VII prolonged normal normal
or structure (hemoglobinopathies) are important from the per-
VIII normal prolonged normal
spective of the fetus and mother.29 Inherited abnormalities of
VWF normal prolonged normal
hemoglobin structure or synthesis may produce asymptomatic
IX normal prolonged normal
maternal anemia or lead to severe complications with increased
X prolonged prolonged normal
perinatal morbidity and mortality.30 For practitioners caring for
XI normal usually prolonged normal
women with a hemoglobinopathy who are in the early stages
XII normal prolonged normal
of pregnancy, it is important to discuss their need or desire for
XIII normal normal normal
prenatal diagnosis.30 In patients with ongoing chronic extravas-
cular hemolysis and ineffective erythropoiesis, iron overload is an
Less sensitive than thrombin time
important and usually avoidable complication. Thus, iron sup-
PT ¼ prothrombin time; aPTT ¼ activated partial thromboplastin
plementation in pregnancy should be withheld pending review
time; TT ¼ thrombin time
of the serum ferritin. Supplemental folic acid is essential in all
patients with these syndromes, due to the extra demands placed
on the marrow in pregnancy.
of the anemia on maternal and fetal well-being. An understanding
of the pathophysiology of the anemia, inheritance patterns, and
The thalassemia syndromes are a group of inherited disorders that
other mechanisms of involvement of the fetus is essential.
lead to quantitative defects in the synthesis of globin chain sub-
Transfusion of red blood cells (RBCs) is only one potential inter-
units.29 For example, there is deficient production of the alpha-
vention and other therapeutic maneuvers should be weighed
globin chain in alpha-thalassemia and of the beta-globin chain in
against the risks associated with transfusion. In most patients,
beta-thalassemia, the two most common thalassemias seen in
particularly those with long-standing anemia, there is good
North America. The majority of patients with thalassemia have a
physiologic compensation in the mother and expectant manage-
benign carrier state (heterozygous beta thalassemia and the 2 gene
ment is appropriate. The use of erythropoietin in pregnancy is
deletion of alpha thalassemia) and these usually present as a mild
still controversial, with numerous case reports of its use in

Chapter 17

anemia in early pregnancy. Most follow a similar pattern to their the degree of hemodynamic compensation with regard to the
nonthalassemic counterparts, with the physiologic anemia of chronic anemia, its relative oxygen-carrying capacity, and its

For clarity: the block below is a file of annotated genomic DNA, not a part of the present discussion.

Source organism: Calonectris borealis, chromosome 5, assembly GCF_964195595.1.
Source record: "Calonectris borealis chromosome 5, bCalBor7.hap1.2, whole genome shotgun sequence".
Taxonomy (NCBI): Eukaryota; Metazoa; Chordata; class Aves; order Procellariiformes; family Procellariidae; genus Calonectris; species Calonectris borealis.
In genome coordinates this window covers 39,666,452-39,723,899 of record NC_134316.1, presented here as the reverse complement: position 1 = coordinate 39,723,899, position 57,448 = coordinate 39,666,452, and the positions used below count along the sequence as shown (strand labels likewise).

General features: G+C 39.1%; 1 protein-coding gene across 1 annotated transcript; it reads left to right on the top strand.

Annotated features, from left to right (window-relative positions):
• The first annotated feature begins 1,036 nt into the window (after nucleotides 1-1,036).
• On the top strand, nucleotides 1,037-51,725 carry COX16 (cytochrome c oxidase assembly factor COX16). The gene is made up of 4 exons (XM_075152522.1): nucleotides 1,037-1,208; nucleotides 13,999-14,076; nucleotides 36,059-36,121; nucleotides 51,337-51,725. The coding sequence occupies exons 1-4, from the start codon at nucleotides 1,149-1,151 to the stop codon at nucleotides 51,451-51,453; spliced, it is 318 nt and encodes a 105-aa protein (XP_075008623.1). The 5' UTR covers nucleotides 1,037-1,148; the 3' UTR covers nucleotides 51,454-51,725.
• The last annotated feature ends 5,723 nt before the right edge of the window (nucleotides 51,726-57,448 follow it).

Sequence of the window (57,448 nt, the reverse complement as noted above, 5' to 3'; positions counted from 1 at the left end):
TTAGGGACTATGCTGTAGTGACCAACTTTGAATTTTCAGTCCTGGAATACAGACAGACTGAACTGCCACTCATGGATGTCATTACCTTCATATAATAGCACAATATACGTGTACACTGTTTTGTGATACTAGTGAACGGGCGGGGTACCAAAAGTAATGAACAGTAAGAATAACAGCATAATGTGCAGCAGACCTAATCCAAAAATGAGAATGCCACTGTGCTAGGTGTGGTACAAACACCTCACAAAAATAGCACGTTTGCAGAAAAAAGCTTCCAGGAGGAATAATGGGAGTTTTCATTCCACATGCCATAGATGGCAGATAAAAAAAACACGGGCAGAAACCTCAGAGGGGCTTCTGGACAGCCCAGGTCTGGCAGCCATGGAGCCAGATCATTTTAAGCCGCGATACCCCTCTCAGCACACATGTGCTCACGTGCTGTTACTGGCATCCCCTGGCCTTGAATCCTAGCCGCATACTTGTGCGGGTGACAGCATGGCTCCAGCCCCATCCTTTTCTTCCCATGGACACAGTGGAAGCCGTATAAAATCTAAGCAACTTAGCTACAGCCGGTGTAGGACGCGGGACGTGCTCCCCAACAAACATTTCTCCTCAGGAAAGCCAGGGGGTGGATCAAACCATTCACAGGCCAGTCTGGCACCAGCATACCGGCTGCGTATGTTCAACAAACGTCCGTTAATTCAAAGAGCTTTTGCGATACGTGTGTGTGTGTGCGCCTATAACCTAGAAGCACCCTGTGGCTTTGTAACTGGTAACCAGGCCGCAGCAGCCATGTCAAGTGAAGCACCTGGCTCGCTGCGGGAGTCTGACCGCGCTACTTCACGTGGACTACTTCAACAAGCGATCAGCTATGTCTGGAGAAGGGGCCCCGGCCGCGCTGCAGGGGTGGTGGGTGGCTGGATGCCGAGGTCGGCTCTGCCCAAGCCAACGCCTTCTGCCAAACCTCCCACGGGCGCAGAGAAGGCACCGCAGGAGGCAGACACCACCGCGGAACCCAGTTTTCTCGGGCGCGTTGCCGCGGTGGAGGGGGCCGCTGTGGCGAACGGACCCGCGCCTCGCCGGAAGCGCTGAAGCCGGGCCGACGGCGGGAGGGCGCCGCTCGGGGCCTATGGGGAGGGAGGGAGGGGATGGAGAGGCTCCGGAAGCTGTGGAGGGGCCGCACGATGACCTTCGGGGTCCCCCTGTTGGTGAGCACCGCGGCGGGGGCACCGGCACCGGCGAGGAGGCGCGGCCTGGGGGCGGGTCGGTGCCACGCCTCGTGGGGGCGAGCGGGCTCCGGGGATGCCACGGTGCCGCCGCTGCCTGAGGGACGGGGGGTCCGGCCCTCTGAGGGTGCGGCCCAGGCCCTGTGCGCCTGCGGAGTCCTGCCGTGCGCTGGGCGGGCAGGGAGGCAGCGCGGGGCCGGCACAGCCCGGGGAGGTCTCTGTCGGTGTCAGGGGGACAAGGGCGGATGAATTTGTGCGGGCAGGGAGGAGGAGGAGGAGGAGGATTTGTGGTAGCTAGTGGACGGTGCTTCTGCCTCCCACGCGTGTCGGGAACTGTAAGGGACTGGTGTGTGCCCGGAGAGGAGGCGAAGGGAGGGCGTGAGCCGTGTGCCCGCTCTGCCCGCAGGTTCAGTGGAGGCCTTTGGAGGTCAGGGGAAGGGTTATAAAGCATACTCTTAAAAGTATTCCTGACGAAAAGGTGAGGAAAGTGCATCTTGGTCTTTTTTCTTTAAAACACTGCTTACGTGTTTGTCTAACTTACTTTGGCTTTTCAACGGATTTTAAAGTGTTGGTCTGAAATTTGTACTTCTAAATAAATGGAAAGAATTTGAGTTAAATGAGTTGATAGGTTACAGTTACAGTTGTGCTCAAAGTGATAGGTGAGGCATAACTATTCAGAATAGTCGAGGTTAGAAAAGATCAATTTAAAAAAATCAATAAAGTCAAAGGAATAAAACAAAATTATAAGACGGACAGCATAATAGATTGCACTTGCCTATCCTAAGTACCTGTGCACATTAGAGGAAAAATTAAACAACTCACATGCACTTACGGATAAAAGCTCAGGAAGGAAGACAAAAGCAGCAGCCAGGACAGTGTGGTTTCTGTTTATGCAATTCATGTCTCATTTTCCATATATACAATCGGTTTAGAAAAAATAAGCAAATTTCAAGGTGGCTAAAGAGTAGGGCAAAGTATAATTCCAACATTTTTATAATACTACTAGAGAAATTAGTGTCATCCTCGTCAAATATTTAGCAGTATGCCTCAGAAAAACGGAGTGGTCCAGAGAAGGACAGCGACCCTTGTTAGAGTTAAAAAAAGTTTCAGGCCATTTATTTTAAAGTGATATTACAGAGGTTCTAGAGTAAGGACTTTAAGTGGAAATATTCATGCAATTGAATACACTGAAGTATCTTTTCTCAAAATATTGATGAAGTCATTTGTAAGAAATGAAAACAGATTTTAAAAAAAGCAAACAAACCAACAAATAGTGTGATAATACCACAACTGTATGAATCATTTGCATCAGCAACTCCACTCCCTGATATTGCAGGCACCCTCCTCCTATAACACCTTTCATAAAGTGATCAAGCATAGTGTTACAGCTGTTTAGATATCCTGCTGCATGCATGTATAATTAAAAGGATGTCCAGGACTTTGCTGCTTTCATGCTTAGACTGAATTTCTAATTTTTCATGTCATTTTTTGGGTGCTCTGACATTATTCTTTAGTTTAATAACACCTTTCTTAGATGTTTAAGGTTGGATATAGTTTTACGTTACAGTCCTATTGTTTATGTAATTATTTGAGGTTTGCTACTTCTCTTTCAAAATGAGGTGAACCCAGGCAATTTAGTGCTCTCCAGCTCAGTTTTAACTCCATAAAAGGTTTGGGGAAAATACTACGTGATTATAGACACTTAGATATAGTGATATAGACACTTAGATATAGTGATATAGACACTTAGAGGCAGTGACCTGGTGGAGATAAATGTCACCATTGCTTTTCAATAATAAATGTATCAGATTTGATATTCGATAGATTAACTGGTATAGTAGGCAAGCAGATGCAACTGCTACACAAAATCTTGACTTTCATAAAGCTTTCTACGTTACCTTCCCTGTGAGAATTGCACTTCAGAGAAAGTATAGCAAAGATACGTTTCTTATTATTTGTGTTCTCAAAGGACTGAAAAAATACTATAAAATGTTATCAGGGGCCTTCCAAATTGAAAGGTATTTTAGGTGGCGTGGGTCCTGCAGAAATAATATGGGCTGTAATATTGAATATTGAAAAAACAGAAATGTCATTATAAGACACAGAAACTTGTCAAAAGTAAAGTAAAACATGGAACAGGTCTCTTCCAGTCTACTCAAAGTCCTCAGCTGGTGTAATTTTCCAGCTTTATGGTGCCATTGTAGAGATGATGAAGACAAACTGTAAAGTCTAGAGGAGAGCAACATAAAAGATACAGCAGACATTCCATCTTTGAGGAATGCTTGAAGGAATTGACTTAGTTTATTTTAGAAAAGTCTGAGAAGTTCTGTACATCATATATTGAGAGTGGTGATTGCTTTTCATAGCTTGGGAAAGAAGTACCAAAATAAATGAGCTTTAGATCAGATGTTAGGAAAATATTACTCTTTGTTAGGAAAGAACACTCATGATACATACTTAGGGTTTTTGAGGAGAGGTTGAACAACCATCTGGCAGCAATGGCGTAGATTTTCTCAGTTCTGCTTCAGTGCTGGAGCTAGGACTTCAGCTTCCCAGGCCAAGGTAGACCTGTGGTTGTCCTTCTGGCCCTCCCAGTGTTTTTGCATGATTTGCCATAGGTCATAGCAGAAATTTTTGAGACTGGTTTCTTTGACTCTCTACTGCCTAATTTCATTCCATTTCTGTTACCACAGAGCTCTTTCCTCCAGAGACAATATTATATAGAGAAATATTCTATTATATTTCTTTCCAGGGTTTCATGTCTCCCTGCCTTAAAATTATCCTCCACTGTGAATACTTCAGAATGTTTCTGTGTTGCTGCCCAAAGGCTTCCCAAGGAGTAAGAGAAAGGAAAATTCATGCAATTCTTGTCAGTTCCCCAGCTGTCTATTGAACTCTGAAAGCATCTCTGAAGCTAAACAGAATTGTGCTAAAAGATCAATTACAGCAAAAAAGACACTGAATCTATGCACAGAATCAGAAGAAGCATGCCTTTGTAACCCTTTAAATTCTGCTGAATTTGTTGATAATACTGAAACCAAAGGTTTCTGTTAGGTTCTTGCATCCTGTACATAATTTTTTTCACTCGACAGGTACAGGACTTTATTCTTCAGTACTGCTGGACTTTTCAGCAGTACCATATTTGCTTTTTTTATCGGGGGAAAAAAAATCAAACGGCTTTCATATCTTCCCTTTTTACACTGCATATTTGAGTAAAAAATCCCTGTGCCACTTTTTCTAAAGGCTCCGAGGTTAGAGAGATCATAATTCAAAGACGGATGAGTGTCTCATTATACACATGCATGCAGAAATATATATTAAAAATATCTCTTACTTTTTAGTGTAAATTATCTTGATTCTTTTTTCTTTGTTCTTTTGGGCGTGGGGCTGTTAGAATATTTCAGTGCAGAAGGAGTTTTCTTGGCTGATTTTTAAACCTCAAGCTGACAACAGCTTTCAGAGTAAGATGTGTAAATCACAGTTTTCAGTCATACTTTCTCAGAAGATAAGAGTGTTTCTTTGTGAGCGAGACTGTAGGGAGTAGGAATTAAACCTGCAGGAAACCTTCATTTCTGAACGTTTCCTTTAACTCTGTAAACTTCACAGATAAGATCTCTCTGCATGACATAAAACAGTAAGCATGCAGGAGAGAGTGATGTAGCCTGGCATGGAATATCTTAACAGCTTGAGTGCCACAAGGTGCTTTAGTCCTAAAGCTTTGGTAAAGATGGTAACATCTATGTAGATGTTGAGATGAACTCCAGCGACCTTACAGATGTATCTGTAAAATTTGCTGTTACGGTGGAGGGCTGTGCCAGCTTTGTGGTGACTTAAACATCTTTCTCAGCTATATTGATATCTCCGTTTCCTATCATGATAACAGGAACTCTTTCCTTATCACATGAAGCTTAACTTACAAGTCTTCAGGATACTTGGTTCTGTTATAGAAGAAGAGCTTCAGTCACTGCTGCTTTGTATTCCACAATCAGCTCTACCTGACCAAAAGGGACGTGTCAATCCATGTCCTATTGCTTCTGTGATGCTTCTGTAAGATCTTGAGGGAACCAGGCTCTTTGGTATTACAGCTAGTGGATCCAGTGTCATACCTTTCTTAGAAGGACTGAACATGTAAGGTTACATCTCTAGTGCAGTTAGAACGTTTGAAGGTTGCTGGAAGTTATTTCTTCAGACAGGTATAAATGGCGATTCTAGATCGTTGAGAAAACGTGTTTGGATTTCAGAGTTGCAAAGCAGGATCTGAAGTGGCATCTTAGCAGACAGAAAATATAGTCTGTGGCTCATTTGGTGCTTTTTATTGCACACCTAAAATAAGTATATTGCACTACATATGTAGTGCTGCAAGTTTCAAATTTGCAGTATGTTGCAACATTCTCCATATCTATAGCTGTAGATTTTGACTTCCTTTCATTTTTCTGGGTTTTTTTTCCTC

pregnancy causing a drop in hemoglobin, which is progressive relationship to anesthesia. There is no specific contraindication
until the middle of the last trimester. The nadir of the hemoglobin to the use of a particular anesthetic technique. However, in the
will be significantly below the normal range for pregnancy, but severely anemic patient, narcotic analgesia for labor is relatively
these patients usually compensate well for the degree of anemia. contraindicated due to the increased risk of hypoxemia, and,
The 3 gene deletion state of alpha thalassemia (hemoglobin if used, oxygen saturation should be monitored and oxygen
H disease) is usually a mild to moderate hemolytic anemia in supplementation provided, if required. There are risks and bene-
the nonpregnant state, associated with splenomegaly and chronic fits to general and regional anesthesia for C/S. Careful attention
anemia. By the third trimester, some patients with this disorder must be paid to fluid balance.
may be symptomatic from anemia. Fetal well-being and growth There is one report of successful intraoperative blood salvage
should be followed carefully, and either evidence of compromise in a woman with placenta accreta and b-thalassemia intermedia
who refused transfusion of blood products.34
of the latter or significant symptoms in the mother may be an
indication for transfusion.
Sickling syndromes
There is limited experience with patients who have the most
severe form (homozygous state) of b-thalassemia in pregnancy. Of the clinical sickling disorders, Hb SS and Hb SC disease have the
Many have symptomatic hemosiderosis by the time they reach most impact in pregnancy. Anemia is common and, as there is an
increased risk of infection and vaso-occlusive crises,29,35,36 fre-
the childbearing years with associated delayed sexual develop-
quent assessment is required throughout pregnancy.29,30 There is
ment and cardiomyopathy. Fourteen pregnancies in nine
patients with homozygous b-thalassemia are reported in the an increased incidence of IUGR due to vaso-occlusion of placental
literature.31 Obstetric management was complicated by severe vessels.29 In a cohort study of women with Hb SS disease there was
an increase in early fetal loss.37 The use of prophylactic red cell
anemia, chronic hypoxia, and myocardial hemosiderosis from
iron overload. Cardiac dysrhythmias and congestive heart failure transfusion to maintain Hb A levels above 20% to minimize sickling